Green-Wood’s beautiful limestone chapel was designed in the Gothic-Revival style by the architectural firm of Warren and Wetmore, who also designed Grand Central Terminal. The image above is one of a series of photographs taken of Green-Wood’s historic chapel during construction. Dated July 6, 1911, it shows the foundation completed and the side walls erected, but the decorative spires of the top four corners are unfinished and workers have not yet begun building the central dome. The chapel would not be completed in its entirety until later that year.
This white marble memorial is dedicated to Charlotte Canda (1828-1845), a young Victorian socialite who died tragically on the evening of her 17th birthday. Amazingly, Canda had been designing a monument for her recently deceased aunt. After her untimely death, her father adapted the design for Charlotte’s monument, and personalized it by adding her initials, a portrait statue, and various symbols of her interests during life. This stereoview card shows the main section of Charlotte’s grand monument.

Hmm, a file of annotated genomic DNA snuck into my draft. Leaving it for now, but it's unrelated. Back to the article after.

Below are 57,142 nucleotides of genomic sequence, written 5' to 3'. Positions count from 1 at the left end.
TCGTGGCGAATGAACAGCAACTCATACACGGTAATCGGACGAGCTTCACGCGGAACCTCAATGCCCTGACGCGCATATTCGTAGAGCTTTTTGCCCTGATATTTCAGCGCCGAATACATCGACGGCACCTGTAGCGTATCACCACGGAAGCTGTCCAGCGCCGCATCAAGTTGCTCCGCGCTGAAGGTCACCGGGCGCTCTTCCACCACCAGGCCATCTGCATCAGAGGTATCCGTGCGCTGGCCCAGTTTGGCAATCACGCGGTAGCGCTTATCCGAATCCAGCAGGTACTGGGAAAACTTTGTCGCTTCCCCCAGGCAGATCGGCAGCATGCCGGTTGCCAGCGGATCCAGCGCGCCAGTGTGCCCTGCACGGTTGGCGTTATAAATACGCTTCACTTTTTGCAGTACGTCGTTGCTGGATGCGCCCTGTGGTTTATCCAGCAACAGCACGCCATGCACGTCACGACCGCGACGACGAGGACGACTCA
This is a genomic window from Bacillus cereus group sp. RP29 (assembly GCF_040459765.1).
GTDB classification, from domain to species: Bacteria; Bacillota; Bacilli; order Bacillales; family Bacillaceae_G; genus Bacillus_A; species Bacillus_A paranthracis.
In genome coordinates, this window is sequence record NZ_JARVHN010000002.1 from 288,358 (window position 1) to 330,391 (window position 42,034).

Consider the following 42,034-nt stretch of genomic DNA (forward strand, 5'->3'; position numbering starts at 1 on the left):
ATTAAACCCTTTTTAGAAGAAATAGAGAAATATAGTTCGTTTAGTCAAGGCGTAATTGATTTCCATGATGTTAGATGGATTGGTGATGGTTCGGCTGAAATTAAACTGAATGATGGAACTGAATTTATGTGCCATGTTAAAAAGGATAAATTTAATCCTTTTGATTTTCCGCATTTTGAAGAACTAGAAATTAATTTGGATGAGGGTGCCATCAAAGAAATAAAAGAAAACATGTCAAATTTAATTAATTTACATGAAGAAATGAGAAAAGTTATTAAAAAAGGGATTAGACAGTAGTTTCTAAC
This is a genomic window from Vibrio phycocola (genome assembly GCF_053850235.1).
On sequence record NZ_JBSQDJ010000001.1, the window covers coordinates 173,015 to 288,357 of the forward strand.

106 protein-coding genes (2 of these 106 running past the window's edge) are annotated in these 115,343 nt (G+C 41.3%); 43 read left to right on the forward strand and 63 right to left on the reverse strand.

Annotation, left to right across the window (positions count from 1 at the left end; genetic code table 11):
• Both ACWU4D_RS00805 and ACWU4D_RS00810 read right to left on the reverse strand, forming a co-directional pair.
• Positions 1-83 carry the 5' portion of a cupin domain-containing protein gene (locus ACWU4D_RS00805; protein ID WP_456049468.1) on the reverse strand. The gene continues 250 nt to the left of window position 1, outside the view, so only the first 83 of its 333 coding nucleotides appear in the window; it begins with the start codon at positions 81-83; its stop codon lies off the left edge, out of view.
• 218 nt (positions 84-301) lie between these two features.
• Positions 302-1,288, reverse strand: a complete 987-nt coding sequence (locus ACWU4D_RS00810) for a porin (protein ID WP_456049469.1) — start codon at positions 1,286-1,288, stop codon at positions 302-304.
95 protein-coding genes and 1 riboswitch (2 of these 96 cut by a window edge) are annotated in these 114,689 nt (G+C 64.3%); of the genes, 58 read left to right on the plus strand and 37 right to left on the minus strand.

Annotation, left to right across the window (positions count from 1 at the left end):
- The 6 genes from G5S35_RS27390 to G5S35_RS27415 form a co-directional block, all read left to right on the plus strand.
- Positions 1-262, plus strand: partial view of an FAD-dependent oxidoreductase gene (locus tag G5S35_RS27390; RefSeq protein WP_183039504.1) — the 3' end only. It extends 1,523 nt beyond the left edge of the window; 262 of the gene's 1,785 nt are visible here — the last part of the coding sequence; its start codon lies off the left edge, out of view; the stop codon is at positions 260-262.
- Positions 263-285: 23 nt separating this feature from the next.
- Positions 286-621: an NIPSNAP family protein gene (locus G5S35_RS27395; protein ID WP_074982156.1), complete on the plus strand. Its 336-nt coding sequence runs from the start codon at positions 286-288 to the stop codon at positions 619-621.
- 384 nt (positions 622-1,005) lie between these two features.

Long before pocket-size packs and foil wrappers, chewing gum was marketed in far more ornate packages. Entrepreneur Thomas Adams (1818-1905) and his gum company Adams & Sons were great innovators of the business. Adams was the first to make gum using chicle from South America, and the product, Chiclets, is still popular today. Adams & Sons also pioneered machine production of gum, sold the first flavored gum, and were the first to install chewing gum vending machines in the New York City subways.